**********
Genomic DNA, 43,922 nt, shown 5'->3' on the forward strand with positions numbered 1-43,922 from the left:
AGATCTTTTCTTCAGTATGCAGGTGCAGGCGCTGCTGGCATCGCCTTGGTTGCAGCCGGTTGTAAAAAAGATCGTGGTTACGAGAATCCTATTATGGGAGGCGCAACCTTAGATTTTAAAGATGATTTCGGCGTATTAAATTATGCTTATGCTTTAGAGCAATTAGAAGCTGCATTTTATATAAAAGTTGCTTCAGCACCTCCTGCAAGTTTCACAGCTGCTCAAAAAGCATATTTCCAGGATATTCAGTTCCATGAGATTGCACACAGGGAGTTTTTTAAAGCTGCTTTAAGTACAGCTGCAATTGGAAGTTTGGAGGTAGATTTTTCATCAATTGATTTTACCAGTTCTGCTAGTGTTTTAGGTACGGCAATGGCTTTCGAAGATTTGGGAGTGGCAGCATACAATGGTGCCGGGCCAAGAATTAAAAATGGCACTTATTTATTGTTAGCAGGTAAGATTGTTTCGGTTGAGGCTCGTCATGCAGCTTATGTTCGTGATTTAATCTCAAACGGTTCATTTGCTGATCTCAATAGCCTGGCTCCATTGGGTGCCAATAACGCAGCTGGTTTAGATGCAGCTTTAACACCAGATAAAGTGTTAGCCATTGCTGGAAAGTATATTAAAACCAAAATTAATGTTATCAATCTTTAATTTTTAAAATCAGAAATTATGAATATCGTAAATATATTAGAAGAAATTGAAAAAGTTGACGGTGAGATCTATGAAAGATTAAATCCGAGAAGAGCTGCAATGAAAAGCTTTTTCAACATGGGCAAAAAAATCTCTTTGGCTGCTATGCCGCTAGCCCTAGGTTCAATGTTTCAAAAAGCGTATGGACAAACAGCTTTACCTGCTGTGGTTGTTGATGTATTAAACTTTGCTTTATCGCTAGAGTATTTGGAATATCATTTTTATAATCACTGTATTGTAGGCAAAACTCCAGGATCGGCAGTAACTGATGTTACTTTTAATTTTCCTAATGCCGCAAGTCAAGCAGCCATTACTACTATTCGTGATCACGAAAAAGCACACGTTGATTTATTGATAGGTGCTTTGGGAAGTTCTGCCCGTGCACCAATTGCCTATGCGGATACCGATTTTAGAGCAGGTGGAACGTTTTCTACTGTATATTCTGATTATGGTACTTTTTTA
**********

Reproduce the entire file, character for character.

Genomic DNA, 43,922 nt, shown 5'->3' on the forward strand with positions numbered 1-43,922 from the left:
AGATCTTTTCTTCAGTATGCAGGTGCAGGCGCTGCTGGCATCGCCTTGGTTGCAGCCGGTTGTAAAAAAGATCGTGGTTACGAGAATCCTATTATGGGAGGCGCAACCTTAGATTTTAAAGATGATTTCGGCGTATTAAATTATGCTTATGCTTTAGAGCAATTAGAAGCTGCATTTTATATAAAAGTTGCTTCAGCACCTCCTGCAAGTTTCACAGCTGCTCAAAAAGCATATTTCCAGGATATTCAGTTCCATGAGATTGCACACAGGGAGTTTTTTAAAGCTGCTTTAAGTACAGCTGCAATTGGAAGTTTGGAGGTAGATTTTTCATCAATTGATTTTACCAGTTCTGCTAGTGTTTTAGGTACGGCAATGGCTTTCGAAGATTTGGGAGTGGCAGCATACAATGGTGCCGGGCCAAGAATTAAAAATGGCACTTATTTATTGTTAGCAGGTAAGATTGTTTCGGTTGAGGCTCGTCATGCAGCTTATGTTCGTGATTTAATCTCAAACGGTTCATTTGCTGATCTCAATAGCCTGGCTCCATTGGGTGCCAATAACGCAGCTGGTTTAGATGCAGCTTTAACACCAGATAAAGTGTTAGCCATTGCTGGAAAGTATATTAAAACCAAAATTAATGTTATCAATCTTTAATTTTTAAAATCAGAAATTATGAATATCGTAAATATATTAGAAGAAATTGAAAAAGTTGACGGTGAGATCTATGAAAGATTAAATCCGAGAAGAGCTGCAATGAAAAGCTTTTTCAACATGGGCAAAAAAATCTCTTTGGCTGCTATGCCGCTAGCCCTAGGTTCAATGTTTCAAAAAGCGTATGGACAAACAGCTTTACCTGCTGTGGTTGTTGATGTATTAAACTTTGCTTTATCGCTAGAGTATTTGGAATATCATTTTTATAATCACTGTATTGTAGGCAAAACTCCAGGATCGGCAGTAACTGATGTTACTTTTAATTTTCCTAATGCCGCAAGTCAAGCAGCCATTACTACTATTCGTGATCACGAAAAAGCACACGTTGATTTATTGATAGGTGCTTTGGGAAGTTCTGCCCGTGCACCAATTGCCTATGCGGATACCGATTTTAGAGCAGGTGGAACGTTTTCTACTGTATATTCTGATTATGGTACTTTTTTA